Our Kamidana or in English ‘Gods Shelf’

Kamidana daito ryu

Our Kamdana

We share the space for our Dojo with Pilates, Yoga, Dance and the like.  Setting up our Dojo each session has become part of our ritual for getting ready for class.  When I trained in Japan and my teachers Dojo there was the front of the Dojo with a special shrine and I got told off several times for turning my back on said shrine until it was drilled into me to not ever do that.  Sort of like not turning your back to your opponent but an entirely different reason.

In fact my ignorance of Shinto and basic Dojo etiquette was absolutely zero when I  entered Kondo Sensei’s Shimbukan Dojo for 10 days training in 2007.

I remember being scolded in Japanese very frequently.  As at that time I understood zero Japanese I wasn’t always sure of what my transgressions were.  A cultural chasm that still has me floundering in its complexity as I carefully navigate the intricacies and nuances of Japanese hierarchy, cultural conditioning and of course ‘Rei’ (Respect) and ‘Budo Manner’.

I first got yelled at for tuning my back to Kamidana (Shrine at front of Dojo) on my first day and I didn’t know what I had done wrong. (Yes, as I said I knew nothing of this etiquette).  My logic mind said ‘ oh I must have stepped with the wrong leg forward, it must have to be the right leg’  made perfect sense in my western brain.  So I continued stepping with the right leg and turning.  it all went well.   Next day I had changed location in Dojo and remembering my right leg I stepped forward and turned with my right leg forward.  On mass every Japanese person in Dojo yelled at me.  Oh dear I was in trouble again and now I was really confused.  Yesterday it was right leg, today it’s left leg?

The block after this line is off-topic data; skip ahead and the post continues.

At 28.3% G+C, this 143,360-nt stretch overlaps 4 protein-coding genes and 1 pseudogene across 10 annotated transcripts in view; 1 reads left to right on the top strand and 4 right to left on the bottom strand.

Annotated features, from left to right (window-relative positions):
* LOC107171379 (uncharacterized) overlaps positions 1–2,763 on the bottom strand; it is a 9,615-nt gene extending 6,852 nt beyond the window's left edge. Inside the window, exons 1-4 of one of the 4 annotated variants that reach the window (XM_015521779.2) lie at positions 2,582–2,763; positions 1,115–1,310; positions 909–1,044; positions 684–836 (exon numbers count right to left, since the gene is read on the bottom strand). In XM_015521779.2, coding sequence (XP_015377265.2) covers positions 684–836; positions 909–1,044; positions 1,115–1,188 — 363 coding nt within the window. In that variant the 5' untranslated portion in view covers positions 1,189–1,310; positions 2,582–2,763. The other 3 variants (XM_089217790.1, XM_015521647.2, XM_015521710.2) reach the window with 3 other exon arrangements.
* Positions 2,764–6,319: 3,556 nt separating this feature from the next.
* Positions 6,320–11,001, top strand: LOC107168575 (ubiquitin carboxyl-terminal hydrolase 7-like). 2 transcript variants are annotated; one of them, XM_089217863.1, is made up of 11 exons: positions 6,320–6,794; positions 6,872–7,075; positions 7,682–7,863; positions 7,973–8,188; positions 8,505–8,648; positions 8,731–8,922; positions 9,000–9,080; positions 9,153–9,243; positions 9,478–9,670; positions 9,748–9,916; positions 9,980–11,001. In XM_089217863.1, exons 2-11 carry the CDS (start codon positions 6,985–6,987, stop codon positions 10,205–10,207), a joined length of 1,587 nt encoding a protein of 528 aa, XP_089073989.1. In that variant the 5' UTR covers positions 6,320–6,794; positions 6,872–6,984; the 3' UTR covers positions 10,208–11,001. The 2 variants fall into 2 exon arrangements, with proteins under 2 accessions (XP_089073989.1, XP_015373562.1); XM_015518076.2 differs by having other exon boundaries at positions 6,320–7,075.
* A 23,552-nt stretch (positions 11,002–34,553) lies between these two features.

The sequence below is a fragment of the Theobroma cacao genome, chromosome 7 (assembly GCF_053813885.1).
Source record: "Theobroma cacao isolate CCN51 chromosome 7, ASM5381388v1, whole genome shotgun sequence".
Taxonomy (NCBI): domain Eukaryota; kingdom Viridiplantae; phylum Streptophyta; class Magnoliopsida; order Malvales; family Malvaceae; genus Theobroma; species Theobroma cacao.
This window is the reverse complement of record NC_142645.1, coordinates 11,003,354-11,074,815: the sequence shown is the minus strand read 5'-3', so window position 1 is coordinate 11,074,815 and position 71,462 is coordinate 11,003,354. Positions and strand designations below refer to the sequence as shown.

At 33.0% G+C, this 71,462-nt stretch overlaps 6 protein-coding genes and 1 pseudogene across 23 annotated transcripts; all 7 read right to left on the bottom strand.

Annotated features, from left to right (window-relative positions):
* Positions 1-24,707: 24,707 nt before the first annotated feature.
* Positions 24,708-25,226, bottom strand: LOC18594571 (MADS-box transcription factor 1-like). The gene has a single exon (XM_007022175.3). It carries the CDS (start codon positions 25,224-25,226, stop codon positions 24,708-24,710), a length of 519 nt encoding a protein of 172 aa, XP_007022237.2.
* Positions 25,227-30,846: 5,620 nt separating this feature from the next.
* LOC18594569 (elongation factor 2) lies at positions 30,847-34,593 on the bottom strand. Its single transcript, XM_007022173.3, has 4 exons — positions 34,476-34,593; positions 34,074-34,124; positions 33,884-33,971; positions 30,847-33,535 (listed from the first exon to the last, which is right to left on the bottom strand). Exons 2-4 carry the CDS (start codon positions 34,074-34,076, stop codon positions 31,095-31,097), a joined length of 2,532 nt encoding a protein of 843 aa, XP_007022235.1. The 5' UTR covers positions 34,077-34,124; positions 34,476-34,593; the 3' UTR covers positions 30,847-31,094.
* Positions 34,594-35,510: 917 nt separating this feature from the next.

My childhood maths/algebra classes came flooding back to me, my utter non understanding meant I was completely  flumuxed and perhaps we multiply because its Weds but on Thursdays we divide by the subject. (Thats how bad I was at math!)   To save you from suffering to the degree I did in the early days.  Suffice to say, I had made the sin to several times turn my back to Kamidana and on the third day a kindly Japanese gentleman explained it to me in English after class. Thank God!  That was one less scolding and it was a pretty simple thing to understand.  Once someone explained it in English that was.